Bahai News - Baha’i details troubles in Iran

Baha’i details troubles in Iran

Of The Gazette Staff

Olya Roohizadegan’s story, like her religion, is one of love, steadfastness, peace, unity and justice.

Raised in Iran, Roohizadegan was persecuted for her “faith and belief” in the Baha’i religion. She was eventually arrested for being Baha’i. While imprisoned for 11 months in the early 1980s she survived interrogation and torture for refusing to recant her beliefs.

While in prison in Iran, Roohizadegan made a promise with other incarcerated Baha’i women that if any of them were freed they would share their story. She was in Billings Thursday fulfilling that promise during a talk at Parmly Billings Library.

In 1985 Roohizadegan published “Olya’s Story, a Surivivor’s Dramatic Account of the Persecution of Baha’is in Revolutionary Iran” a book about her story. Roohizadegan and her husband live in Syndey, Australia, and she travels around the world telling of persecution in Iran.

Iran is nearly 99 percent Muslim, and the government views Baha’i as heretical. The government continues to deny rights to members of the Baha’i faith. The persecution ranges from not releasing Baha’is’ pension funds to desecrating Baha’i cemeteries.

Baha’i is considered an independent religion, based on the belief that its founder, Baha’u’llah who lived in Persia in the 1800s, is the most recent in a line of messengers of God, similar to Moses, Christ and Muhammad.

“Religion, like education, progresses,” Roohizadegan said. “There is nothing wrong with any other religion.”

Among Baha’is tenants are: to give up prejudice, establish equality of men and women, recognize the unity of religious truths, eliminate the extremes of poverty and wealth, provide universal education, for each person to independently search for truth, establish a global commonwealth of nations, and that religion is in harmony with reason and pursuit of scientific knowledge.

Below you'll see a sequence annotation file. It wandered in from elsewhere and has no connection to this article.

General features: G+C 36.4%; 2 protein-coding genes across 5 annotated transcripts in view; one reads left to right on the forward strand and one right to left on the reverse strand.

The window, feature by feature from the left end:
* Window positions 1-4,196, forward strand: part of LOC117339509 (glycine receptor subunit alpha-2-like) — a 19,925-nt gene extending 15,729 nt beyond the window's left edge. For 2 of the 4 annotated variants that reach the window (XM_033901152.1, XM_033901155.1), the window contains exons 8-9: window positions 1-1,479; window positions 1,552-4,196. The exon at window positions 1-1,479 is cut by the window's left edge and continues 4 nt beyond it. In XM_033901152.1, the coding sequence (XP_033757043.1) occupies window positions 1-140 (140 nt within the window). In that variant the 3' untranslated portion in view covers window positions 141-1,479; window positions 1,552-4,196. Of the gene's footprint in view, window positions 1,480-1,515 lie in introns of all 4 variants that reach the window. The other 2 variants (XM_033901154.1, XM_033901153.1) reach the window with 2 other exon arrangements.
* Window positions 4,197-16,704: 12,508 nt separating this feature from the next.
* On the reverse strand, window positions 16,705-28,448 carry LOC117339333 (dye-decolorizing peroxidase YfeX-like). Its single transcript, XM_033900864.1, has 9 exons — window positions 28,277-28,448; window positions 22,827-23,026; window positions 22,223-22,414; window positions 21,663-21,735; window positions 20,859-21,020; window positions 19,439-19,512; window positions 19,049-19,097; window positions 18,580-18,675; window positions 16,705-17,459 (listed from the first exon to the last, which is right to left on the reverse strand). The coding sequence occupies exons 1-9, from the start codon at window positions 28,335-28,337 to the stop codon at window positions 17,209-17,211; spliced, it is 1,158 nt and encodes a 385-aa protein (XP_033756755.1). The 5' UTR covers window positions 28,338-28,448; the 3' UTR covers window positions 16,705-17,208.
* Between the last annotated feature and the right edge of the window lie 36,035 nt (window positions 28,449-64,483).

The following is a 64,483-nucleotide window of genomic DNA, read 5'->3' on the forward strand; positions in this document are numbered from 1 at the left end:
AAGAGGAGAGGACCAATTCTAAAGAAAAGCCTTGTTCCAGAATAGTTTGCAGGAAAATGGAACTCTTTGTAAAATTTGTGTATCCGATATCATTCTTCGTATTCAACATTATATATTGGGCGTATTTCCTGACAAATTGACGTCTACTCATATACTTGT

But following that belief system was, and is, a crime in Iran, and Baha’is don’t enjoy any basic rights.

“You are free, you have rights,” Roohizadegan said. “You can’t imagine.”

That is why she tells her story and the story of the women who shared her prison cell. Most of the women were tortured and hanged. Roohizadegan travels with a thick photo album and during her talks holds up 8-by-11 photos of the friends and family who were hanged because they would not recant their faith.

Roohizadegan started the story of her persecution by telling of regular day at work as a personnel officer. After 22 years working at an oil company in Iran, on May 18, 1982, officers came into her office and asked Roohizadegan her faith. She answered Baha’i.

“ ‘This is your crime,’ they said,” Roohizadegan recalled. “I said ‘This is my belief, my faith.’ ”

Later she was arrested at gunpoint from her home and imprisoned. Her husband was fired from the same oil company and his pension seized. Eventually, the couple’s home was ransacked and their bank accounts confiscated.

At one point the prison guards brought Roohizadegan her 3-year-old son. As she held him on her lap, the guard told Roohizadegan if she did not recant her faith, she would be hanged. She would not recant.

“You can kill my body, but you cannot kill my soul,” she said.

A short time later Roohizadegan was released from prison, partially because of United Nations, American and other pressures on Iran and partially because the government hoped to follow her and learn the identities of other Baha’is. Shortly before she was to be arrested again, a Muslim neighbor of the Roohizadegan family tipped her to the arrest and the family fled to Pakistan.

Roohizadegan said she has forgiven her captors and torturers.

“I feel no hate,” she said.

As Roohizadegan talked about the loved ones who were whipped and hanged, she does not appear remorseful. Rather, she smiled and was in awe of their hope, steadfastness and faith in God.

“I don’t want to make you sad,” Roohizadegan said. “This is a story of victory. They died, but they did not deny the truth.”

Roohizadegan acknowledges that her trials have been difficult, but her faith and trust in God have sustained her.

"I lost my home, my country, my language and my family," she said. "But I am lucky. I did not lose my faith."

Becky Shay can be reached at 657-1231 or at

Updated: Fri Apr 20 16:50:37 CDT 2001 Central Time

©Copyright 2001, The Billings Gazette

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